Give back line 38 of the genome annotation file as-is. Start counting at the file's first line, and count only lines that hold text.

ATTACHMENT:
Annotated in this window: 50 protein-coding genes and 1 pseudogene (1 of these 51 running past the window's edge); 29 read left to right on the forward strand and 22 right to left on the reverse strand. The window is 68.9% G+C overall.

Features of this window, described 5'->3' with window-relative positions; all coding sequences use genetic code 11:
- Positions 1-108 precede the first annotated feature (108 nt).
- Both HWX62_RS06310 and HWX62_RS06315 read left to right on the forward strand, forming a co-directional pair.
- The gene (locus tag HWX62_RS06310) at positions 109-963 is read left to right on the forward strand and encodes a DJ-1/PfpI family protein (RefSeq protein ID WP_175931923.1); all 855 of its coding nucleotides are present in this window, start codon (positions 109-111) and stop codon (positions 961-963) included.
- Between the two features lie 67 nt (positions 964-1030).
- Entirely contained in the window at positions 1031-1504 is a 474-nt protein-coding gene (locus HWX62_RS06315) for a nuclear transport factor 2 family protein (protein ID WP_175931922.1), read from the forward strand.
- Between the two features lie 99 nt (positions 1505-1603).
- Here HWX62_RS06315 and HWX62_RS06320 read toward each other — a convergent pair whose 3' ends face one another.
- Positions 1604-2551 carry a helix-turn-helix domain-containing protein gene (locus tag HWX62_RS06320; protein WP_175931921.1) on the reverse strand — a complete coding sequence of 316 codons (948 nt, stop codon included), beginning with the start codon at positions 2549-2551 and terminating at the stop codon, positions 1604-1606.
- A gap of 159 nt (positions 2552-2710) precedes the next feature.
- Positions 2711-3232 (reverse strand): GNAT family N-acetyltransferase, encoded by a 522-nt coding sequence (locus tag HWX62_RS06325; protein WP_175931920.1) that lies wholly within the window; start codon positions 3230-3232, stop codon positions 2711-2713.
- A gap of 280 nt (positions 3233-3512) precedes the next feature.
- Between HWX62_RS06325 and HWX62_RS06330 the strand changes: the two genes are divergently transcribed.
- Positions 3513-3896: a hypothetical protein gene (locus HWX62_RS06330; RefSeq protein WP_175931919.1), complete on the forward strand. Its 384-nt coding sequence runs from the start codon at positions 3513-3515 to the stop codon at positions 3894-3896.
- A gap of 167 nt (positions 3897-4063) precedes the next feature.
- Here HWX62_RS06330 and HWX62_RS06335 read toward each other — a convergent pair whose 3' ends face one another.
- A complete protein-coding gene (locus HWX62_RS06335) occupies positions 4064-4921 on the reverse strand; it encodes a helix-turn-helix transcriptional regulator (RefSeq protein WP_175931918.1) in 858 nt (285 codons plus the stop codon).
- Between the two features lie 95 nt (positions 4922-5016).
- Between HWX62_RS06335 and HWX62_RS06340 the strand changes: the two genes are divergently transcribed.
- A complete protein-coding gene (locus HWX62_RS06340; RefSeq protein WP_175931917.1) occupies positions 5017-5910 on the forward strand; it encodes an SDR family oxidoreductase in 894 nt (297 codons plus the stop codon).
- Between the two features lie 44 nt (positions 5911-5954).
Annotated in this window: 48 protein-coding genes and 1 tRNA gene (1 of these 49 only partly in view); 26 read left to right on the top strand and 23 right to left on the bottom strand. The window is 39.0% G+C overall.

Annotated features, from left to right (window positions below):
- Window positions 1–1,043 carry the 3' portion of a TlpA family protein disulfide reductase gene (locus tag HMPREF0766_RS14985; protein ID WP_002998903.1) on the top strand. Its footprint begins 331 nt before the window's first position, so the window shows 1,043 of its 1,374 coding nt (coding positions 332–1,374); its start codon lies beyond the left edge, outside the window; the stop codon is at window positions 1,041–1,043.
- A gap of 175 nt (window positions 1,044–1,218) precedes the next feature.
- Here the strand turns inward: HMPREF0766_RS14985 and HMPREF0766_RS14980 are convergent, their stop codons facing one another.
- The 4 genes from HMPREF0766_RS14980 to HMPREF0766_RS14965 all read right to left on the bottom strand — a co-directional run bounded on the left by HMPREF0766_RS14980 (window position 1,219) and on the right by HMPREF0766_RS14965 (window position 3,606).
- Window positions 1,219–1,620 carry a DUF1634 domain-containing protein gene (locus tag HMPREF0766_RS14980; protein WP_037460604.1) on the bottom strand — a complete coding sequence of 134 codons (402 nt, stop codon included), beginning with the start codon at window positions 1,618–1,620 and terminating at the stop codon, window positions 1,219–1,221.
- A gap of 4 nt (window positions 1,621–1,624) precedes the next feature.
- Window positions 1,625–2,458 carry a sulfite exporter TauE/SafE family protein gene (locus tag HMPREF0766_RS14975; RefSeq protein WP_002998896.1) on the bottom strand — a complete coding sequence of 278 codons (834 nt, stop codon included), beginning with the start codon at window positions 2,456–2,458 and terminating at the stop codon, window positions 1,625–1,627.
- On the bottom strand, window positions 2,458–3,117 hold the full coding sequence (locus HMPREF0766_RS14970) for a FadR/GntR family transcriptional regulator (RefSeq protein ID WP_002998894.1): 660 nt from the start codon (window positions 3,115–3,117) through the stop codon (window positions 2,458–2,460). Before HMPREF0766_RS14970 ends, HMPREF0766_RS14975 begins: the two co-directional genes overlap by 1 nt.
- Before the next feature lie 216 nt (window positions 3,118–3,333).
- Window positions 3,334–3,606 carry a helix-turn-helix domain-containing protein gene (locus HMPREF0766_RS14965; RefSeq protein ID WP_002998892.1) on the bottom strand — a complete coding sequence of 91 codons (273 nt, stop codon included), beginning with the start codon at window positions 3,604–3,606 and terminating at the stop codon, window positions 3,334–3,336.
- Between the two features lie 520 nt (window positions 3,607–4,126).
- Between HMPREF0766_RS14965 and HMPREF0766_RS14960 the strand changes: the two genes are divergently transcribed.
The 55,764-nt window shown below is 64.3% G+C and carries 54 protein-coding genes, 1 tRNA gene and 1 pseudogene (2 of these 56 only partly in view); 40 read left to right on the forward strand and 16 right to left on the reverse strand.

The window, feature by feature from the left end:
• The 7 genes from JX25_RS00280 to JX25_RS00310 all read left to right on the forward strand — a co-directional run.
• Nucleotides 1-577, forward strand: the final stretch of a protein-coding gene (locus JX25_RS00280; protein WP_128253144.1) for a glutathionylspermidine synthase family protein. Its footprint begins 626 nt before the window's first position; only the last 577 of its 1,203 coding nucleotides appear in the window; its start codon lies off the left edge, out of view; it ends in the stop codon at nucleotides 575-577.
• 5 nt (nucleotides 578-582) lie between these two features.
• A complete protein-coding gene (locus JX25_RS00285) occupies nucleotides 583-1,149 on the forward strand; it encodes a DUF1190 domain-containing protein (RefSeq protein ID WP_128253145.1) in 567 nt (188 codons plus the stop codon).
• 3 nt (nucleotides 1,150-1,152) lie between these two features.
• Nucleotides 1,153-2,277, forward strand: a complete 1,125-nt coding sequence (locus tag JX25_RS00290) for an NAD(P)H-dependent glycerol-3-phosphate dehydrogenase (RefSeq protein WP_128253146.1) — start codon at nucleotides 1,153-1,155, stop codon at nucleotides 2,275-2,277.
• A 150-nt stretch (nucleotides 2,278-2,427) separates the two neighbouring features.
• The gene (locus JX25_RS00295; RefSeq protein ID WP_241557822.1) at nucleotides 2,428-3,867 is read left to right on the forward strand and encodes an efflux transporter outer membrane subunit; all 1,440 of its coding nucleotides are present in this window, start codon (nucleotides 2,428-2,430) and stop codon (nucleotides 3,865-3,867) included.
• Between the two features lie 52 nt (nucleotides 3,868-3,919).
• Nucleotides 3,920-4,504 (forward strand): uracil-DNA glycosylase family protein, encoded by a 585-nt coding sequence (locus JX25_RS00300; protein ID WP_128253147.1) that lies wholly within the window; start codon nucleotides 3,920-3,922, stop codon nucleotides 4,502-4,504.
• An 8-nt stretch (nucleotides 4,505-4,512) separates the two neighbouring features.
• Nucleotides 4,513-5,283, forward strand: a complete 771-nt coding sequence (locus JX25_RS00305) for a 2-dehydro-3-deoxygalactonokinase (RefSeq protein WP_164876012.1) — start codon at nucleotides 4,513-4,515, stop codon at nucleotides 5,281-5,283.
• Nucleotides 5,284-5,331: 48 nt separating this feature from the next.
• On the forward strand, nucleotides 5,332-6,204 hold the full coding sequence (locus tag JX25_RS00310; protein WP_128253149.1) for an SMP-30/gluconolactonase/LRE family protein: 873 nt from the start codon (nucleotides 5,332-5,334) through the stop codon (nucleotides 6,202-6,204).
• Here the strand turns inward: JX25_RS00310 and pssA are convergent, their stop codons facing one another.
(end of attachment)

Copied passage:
The window, feature by feature from the left end: